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Creating your bird garden

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Eastern bluebird (Sialia sialis) - male
Photo: Chantal Dupras

Long live spring! The weather gets warmer, buds are bursting and the first flowers appear.

This is the time to be out gardening and welcome back migratory birds.

Year after year, many bird species see their habitats becoming increasingly limited. How about helping them by inviting them into your garden and protecting them while enjoying their presence?

Gardening and bird watching: a wonderful way to help beautify our living space and that of our feathered friends.

Four steps for attracting birds to your garden

Before you start to create your bird garden, we recommend reading our fact sheet on organic gardening entitled Basic principles of organic gardening.

Step 1 - Preparing an inviting habitat

Perches to observe the surroundings

Plant vegetation in tiers, creating at least three levels, if possible. Birds will land in larger trees, approach from shrubs and explore in the undergrowth. When a tree dies, remove only the dangerous parts, leaving the rest to serve as a perch.

Effective shelters

Trees and shrubs provide birds with protection from weather conditions and predators. Opt for plants that form wide hedges and clumps, providing sufficient cover for their nests.

Suitable plants

Choose plant species from here – native flora attracts native wildlife. It is important that you don’t encourage the proliferation of non-native species, such as starlings and house sparrows, which will scare away native birds.

Step 2 - Creating abundance

Water throughout the year

Ensure access to a source of clean, shallow water in summer and winter. During the cold season, you need to ensure that water remains accessible. Devices to prevent your water source from freezing are available from specialty stores and online.

Food sources

Plant a variety of native plant species that produce fruits and seeds. Feeders and suet cages also help foster bird biodiversity. To keep squirrels and non-native birds away, choose feeders that are inverted, weight-activated or those with short perches. Allow leaf litter to accumulate at tree bases to support an insect community that will provide food for the birds.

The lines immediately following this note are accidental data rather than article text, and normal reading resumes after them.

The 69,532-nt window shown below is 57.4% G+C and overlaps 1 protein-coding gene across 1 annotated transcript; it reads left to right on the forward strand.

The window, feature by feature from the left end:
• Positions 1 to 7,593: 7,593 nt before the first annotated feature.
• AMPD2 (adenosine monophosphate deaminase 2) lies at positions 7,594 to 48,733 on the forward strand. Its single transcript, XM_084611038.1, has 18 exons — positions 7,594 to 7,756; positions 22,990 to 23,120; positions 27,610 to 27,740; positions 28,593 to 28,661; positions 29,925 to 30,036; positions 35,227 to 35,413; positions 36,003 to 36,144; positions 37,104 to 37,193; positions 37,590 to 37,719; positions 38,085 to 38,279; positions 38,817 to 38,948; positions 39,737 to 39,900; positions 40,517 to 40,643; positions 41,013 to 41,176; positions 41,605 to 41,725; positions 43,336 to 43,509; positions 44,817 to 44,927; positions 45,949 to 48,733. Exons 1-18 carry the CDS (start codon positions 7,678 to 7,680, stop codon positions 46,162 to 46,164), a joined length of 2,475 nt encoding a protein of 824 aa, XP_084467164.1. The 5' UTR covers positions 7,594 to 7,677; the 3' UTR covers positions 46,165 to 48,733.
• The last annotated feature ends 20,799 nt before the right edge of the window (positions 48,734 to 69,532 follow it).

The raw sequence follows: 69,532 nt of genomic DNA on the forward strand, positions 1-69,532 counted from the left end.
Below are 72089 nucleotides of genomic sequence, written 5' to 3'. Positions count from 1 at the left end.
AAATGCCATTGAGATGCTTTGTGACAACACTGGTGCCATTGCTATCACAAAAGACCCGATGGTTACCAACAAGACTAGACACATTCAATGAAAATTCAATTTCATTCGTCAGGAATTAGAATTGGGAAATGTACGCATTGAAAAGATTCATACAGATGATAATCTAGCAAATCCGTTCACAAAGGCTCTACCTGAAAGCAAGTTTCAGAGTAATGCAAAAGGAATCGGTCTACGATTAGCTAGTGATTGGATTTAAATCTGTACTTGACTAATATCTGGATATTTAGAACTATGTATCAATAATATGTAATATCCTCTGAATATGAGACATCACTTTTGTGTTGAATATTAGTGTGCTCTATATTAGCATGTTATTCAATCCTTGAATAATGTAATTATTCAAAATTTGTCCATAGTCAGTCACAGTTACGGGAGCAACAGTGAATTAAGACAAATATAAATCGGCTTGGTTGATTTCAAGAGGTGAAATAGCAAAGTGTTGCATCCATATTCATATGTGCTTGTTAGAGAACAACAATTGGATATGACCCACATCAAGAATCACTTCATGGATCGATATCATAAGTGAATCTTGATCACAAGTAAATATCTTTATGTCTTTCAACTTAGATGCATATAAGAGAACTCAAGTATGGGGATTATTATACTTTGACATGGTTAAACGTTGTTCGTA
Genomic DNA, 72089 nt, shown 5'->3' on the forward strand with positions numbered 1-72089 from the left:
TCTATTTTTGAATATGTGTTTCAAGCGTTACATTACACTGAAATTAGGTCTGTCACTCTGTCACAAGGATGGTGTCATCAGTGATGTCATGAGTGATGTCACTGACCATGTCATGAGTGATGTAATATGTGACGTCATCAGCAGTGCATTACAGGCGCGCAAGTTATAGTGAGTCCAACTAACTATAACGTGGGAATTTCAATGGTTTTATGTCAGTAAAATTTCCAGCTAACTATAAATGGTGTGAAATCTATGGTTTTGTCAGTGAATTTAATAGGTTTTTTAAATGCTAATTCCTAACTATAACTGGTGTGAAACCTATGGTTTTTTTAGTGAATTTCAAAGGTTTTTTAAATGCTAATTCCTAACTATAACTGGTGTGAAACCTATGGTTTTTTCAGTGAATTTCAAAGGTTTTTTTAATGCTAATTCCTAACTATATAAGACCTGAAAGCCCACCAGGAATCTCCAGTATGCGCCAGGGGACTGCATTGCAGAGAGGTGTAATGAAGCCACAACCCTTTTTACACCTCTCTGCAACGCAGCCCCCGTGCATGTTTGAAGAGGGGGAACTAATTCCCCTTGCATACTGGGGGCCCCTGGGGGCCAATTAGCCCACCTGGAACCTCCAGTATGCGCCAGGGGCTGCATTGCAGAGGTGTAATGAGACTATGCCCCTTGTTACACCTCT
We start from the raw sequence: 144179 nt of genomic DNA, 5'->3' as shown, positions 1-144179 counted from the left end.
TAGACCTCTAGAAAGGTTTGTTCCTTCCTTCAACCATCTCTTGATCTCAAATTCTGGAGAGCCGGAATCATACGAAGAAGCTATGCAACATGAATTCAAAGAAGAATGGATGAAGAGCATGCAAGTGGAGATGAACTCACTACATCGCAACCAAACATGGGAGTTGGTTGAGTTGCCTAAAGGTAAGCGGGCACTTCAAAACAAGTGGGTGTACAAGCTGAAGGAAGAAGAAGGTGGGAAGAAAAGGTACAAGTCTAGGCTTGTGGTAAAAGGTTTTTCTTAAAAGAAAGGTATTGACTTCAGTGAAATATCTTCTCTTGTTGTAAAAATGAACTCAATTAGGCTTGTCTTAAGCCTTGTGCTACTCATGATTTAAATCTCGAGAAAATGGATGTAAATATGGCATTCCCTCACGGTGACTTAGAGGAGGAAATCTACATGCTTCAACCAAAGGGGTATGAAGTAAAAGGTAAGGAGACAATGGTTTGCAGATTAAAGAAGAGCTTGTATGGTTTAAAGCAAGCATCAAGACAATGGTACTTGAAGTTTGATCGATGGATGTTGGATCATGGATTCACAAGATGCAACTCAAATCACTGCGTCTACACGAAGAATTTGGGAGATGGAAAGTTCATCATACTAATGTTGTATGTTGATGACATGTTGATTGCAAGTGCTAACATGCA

You can find these feeders in specialty stores and online.

Birdhouses

Very few species use birdhouses. Most birds prefer to build their own nest with their own choice of materials. Birdhouses can also boost non-native species. It is best not to have them in your garden.

Step 3 - Establish a safe area

Beware of cats!

Predation by domestic cats is the second leading cause of death for birds in North America. If possible, keep these skilled hunters out of your garden. If your cat has access, attach a bell to his collar. The ringing will alert the birds of the predator’s arrival, making hunting a little more difficult.

The danger posed by windows

Collisions with windows is the leading cause of death for birds. Consider installing exterior screens or stickers marking your windows to signal their presence. Furthermore, make sure to install feeders, suet cages and other food sources at least 3 metres from windows (birds do not have enough flying momentum to injure themselves), or more than 6 metres from the house (giving birds enough distance to avoid the obstacle).

Step 4 - Enjoy the benefits of your garden

A concrete action to preserve biodiversity

Visit your garden often to see how the plants grow and change and get to know its various inhabitants. Avoid touching nests and disturbing any chicks that might be there. Instead, use binoculars to observe them from a distance.

A show in your garden

A bird garden is an ideal place for curious observers and fans of biodiversity. You’ll see your garden gradually come to life thanks to the comings and goings of your new feathered neighbours.

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